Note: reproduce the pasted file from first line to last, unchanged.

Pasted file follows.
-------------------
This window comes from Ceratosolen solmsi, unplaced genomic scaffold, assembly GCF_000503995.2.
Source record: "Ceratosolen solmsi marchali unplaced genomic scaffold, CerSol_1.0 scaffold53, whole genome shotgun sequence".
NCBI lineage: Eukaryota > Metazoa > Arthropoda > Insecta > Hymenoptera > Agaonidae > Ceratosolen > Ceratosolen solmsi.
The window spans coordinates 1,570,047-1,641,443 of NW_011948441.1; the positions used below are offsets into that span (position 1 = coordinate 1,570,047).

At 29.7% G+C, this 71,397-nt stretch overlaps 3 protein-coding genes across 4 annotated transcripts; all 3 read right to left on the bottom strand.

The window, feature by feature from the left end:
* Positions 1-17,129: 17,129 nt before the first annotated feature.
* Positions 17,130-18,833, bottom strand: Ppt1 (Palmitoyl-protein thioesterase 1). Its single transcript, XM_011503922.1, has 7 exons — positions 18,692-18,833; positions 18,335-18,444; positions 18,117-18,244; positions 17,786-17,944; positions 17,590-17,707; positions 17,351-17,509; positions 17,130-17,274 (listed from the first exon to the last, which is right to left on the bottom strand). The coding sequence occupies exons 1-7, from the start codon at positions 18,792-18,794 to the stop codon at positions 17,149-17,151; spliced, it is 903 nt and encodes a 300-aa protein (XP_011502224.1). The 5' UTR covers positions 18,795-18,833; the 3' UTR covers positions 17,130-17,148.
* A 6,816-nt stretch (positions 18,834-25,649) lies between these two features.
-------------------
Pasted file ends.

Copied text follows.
This window comes from Ceratosolen solmsi, unplaced genomic scaffold, assembly GCF_000503995.2.
Source record: "Ceratosolen solmsi marchali unplaced genomic scaffold, CerSol_1.0 scaffold53, whole genome shotgun sequence".
NCBI lineage: Eukaryota > Metazoa > Arthropoda > Insecta > Hymenoptera > Agaonidae > Ceratosolen > Ceratosolen solmsi.
The window spans coordinates 1,570,047-1,641,443 of NW_011948441.1; the positions used below are offsets into that span (position 1 = coordinate 1,570,047).

At 29.7% G+C, this 71,397-nt stretch overlaps 3 protein-coding genes across 4 annotated transcripts; all 3 read right to left on the bottom strand.

The window, feature by feature from the left end:
* Positions 1-17,129: 17,129 nt before the first annotated feature.
* Positions 17,130-18,833, bottom strand: Ppt1 (Palmitoyl-protein thioesterase 1). Its single transcript, XM_011503922.1, has 7 exons — positions 18,692-18,833; positions 18,335-18,444; positions 18,117-18,244; positions 17,786-17,944; positions 17,590-17,707; positions 17,351-17,509; positions 17,130-17,274 (listed from the first exon to the last, which is right to left on the bottom strand). The coding sequence occupies exons 1-7, from the start codon at positions 18,792-18,794 to the stop codon at positions 17,149-17,151; spliced, it is 903 nt and encodes a 300-aa protein (XP_011502224.1). The 5' UTR covers positions 18,795-18,833; the 3' UTR covers positions 17,130-17,148.
* A 6,816-nt stretch (positions 18,834-25,649) lies between these two features.